18 October 2021
18 October 2021 - Written by PhMuseum
German photographer Caroline Heinecke focuses on those apparently useless collections of objects to investigate and understand how humans inform the materiality of things by abstracting them from their natural environment and placing them next to each other.
Of all the motives that move people in their innermost being and make them act, there is hardly one that does not have its origin in collecting. By accumulating and presenting things of the most varied kinds, people gain orientation and not only live out their passion but also their vanity and their drive for power.
Objects have always been selected and accumulated, whether to use or purely observe, and information has always been collected so that it can be shared or facilitate decision-making. But it is precisely in an age when information is gathered to increase the capital that I am spurred on to depart from this trend and turn my attention to collections that seek to represent the supposedly useless.
Regine von Chossy from Munich, for example, collects hair and exhibits it in her own hair museum with dated and signed hair donations. The photographer Karl-Ludwig Lange collects bricks because the stamps on them reveal the local history of his surroundings. The preparator Navena Widulin from Berlin collects gallstones, thus continuing a tradition of the Berlin Medical History Museum of the Charité. It is almost as if the objects in the collections had been collected under the gaze of their masters as if they were in fact subjects. For if one looks at the pictures through the collector’s eyes and with their innocence, what has just been declared nonsensical, strange, worthless, even disgusting or foolish suddenly becomes clear, familiar, beautiful, and fascinating.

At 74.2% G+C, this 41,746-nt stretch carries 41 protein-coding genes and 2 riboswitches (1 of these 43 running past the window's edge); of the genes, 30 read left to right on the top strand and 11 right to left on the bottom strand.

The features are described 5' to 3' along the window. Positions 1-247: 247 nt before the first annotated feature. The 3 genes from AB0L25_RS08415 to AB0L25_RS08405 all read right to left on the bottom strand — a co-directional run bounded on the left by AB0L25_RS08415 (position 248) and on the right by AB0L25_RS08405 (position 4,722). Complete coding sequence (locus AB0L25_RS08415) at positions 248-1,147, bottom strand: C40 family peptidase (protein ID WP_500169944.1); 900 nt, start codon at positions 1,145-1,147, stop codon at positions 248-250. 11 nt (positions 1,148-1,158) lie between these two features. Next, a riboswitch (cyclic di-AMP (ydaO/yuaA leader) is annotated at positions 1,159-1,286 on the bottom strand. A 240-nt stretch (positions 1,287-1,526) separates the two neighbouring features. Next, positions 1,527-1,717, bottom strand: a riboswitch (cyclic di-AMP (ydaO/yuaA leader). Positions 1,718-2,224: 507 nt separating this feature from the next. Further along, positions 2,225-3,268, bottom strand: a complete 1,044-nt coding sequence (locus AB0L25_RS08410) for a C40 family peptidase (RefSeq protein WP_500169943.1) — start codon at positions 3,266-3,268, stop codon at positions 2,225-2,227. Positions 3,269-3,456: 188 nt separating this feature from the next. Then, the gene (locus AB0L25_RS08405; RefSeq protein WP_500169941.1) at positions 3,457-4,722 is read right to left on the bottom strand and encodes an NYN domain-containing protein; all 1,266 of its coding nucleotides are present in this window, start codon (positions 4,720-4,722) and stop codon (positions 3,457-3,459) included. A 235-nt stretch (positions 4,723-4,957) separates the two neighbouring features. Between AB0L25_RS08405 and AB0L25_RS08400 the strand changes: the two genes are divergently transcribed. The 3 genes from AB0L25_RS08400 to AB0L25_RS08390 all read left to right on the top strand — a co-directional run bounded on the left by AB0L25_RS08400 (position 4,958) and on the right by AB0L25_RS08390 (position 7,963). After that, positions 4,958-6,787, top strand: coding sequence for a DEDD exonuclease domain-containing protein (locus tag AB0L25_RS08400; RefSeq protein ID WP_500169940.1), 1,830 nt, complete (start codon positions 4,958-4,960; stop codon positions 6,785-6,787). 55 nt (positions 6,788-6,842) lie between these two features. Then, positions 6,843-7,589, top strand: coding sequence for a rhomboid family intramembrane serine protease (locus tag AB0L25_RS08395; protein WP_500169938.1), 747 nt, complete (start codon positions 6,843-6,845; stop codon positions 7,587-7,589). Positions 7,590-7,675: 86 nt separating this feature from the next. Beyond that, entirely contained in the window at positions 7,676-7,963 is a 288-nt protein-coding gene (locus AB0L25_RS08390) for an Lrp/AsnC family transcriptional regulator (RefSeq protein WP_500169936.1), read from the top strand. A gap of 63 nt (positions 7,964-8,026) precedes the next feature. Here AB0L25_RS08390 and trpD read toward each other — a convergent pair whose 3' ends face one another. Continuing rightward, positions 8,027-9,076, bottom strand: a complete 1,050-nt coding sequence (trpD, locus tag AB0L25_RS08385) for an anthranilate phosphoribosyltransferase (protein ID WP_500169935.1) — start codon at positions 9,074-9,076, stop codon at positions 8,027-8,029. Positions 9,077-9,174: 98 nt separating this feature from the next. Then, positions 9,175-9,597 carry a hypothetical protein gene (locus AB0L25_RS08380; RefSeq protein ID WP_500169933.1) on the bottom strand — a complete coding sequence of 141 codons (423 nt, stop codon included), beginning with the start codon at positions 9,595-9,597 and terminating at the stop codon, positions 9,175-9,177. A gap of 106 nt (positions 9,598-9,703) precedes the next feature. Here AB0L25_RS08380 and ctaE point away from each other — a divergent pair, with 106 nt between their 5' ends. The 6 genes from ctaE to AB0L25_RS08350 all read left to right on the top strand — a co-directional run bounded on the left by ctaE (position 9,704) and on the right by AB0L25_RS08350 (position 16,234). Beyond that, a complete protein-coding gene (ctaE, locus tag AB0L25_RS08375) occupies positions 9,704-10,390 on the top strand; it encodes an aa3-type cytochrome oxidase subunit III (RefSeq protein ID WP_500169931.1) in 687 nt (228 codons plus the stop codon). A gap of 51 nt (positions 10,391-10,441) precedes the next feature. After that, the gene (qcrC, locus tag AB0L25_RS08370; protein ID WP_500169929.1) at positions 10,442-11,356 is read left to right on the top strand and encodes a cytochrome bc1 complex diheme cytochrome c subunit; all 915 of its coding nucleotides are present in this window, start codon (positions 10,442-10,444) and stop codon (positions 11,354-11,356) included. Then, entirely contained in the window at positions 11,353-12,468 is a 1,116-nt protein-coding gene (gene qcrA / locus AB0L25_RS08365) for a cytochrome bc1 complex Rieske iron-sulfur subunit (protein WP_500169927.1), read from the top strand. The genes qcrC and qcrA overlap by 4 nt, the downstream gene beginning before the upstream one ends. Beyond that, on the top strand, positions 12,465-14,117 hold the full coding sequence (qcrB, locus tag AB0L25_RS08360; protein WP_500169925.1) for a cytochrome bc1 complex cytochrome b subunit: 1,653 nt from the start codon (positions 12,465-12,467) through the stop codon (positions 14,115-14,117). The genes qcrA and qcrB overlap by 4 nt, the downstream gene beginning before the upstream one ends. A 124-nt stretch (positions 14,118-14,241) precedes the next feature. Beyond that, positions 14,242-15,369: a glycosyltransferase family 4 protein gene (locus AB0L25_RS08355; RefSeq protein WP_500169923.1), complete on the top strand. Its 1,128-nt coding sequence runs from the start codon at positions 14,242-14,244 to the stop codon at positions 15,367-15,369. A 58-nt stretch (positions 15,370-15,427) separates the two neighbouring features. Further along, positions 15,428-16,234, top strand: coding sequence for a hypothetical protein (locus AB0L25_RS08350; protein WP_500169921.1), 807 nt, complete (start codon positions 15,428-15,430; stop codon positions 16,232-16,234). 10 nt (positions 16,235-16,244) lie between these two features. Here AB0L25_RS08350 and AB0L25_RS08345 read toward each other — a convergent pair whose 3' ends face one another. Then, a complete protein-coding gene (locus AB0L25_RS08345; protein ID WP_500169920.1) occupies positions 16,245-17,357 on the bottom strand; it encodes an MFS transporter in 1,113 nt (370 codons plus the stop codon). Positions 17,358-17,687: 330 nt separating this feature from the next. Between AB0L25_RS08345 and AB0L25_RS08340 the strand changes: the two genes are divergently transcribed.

Words and Pictures by Caroline Heinecke.
Caroline Heinecke, born in 1986 in Nordhausen in the Harz Mountains, studied visual communication at the Anhalt University of Applied Sciences in Dessau. In 2017 she decided to express her feeling for compositions of colours, forms and arrangements through another medium – photography. The patient objects often take on the role of supporting actors until the photographer lets us see them through her eyes. The reality reflected in her photographs appears slightly removed, in a sense centred and alive in its motionlessness. Find her on PHmuseum and Instagram.
This feature is part of Story of the Week, a selection of relevant projects from our community handpicked by the PHmuseum curators.